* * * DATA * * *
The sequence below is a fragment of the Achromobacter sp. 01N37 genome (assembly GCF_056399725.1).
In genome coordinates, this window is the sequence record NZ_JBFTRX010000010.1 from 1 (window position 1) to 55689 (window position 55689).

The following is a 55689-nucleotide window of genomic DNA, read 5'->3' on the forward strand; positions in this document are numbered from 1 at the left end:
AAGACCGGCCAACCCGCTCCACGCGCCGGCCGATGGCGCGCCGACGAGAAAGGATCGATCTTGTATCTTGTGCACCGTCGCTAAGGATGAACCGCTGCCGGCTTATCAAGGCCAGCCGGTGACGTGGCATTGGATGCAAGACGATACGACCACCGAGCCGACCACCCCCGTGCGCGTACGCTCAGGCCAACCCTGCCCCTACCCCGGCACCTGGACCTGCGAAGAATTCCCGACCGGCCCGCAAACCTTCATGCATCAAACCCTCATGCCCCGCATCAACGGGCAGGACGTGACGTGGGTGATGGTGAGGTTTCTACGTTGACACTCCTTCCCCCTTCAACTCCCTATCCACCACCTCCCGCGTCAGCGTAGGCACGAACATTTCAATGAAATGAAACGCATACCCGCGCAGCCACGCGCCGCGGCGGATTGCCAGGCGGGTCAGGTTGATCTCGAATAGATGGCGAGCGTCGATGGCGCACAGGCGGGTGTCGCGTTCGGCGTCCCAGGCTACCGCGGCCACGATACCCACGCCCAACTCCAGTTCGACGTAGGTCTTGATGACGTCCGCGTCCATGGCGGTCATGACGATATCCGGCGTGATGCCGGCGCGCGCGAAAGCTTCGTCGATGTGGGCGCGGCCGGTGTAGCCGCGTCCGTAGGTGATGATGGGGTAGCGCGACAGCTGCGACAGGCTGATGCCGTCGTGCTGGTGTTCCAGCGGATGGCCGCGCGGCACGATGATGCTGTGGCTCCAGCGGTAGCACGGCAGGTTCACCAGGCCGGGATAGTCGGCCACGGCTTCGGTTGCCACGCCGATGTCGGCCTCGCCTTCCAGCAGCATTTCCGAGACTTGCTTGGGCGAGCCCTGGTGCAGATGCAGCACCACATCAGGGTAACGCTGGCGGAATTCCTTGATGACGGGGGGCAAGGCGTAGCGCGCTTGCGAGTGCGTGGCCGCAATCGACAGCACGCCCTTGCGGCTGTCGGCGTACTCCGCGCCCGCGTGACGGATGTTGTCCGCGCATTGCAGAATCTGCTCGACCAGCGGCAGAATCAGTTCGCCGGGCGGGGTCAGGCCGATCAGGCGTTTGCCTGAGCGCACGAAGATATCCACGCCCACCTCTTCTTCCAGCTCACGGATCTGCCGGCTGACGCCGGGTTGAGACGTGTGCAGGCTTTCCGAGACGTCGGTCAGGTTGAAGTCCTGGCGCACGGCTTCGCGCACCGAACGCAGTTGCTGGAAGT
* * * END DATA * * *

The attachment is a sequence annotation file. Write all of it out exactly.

The sequence below is a fragment of the Achromobacter sp. 01N37 genome (assembly GCF_056399725.1).
In genome coordinates, this window is the sequence record NZ_JBFTRX010000010.1 from 1 (window position 1) to 55689 (window position 55689).

The following is a 55689-nucleotide window of genomic DNA, read 5'->3' on the forward strand; positions in this document are numbered from 1 at the left end:
AAGACCGGCCAACCCGCTCCACGCGCCGGCCGATGGCGCGCCGACGAGAAAGGATCGATCTTGTATCTTGTGCACCGTCGCTAAGGATGAACCGCTGCCGGCTTATCAAGGCCAGCCGGTGACGTGGCATTGGATGCAAGACGATACGACCACCGAGCCGACCACCCCCGTGCGCGTACGCTCAGGCCAACCCTGCCCCTACCCCGGCACCTGGACCTGCGAAGAATTCCCGACCGGCCCGCAAACCTTCATGCATCAAACCCTCATGCCCCGCATCAACGGGCAGGACGTGACGTGGGTGATGGTGAGGTTTCTACGTTGACACTCCTTCCCCCTTCAACTCCCTATCCACCACCTCCCGCGTCAGCGTAGGCACGAACATTTCAATGAAATGAAACGCATACCCGCGCAGCCACGCGCCGCGGCGGATTGCCAGGCGGGTCAGGTTGATCTCGAATAGATGGCGAGCGTCGATGGCGCACAGGCGGGTGTCGCGTTCGGCGTCCCAGGCTACCGCGGCCACGATACCCACGCCCAACTCCAGTTCGACGTAGGTCTTGATGACGTCCGCGTCCATGGCGGTCATGACGATATCCGGCGTGATGCCGGCGCGCGCGAAAGCTTCGTCGATGTGGGCGCGGCCGGTGTAGCCGCGTCCGTAGGTGATGATGGGGTAGCGCGACAGCTGCGACAGGCTGATGCCGTCGTGCTGGTGTTCCAGCGGATGGCCGCGCGGCACGATGATGCTGTGGCTCCAGCGGTAGCACGGCAGGTTCACCAGGCCGGGATAGTCGGCCACGGCTTCGGTTGCCACGCCGATGTCGGCCTCGCCTTCCAGCAGCATTTCCGAGACTTGCTTGGGCGAGCCCTGGTGCAGATGCAGCACCACATCAGGGTAACGCTGGCGGAATTCCTTGATGACGGGGGGCAAGGCGTAGCGCGCTTGCGAGTGCGTGGCCGCAATCGACAGCACGCCCTTGCGGCTGTCGGCGTACTCCGCGCCCGCGTGACGGATGTTGTCCGCGCATTGCAGAATCTGCTCGACCAGCGGCAGAATCAGTTCGCCGGGCGGGGTCAGGCCGATCAGGCGTTTGCCTGAGCGCACGAAGATATCCACGCCCACCTCTTCTTCCAGCTCACGGATCTGCCGGCTGACGCCGGGTTGAGACGTGTGCAGGCTTTCCGAGACGTCGGTCAGGTTGAAGTCCTGGCGCACGGCTTCGCGCACCGAACGCAGTTGCTGGAAGT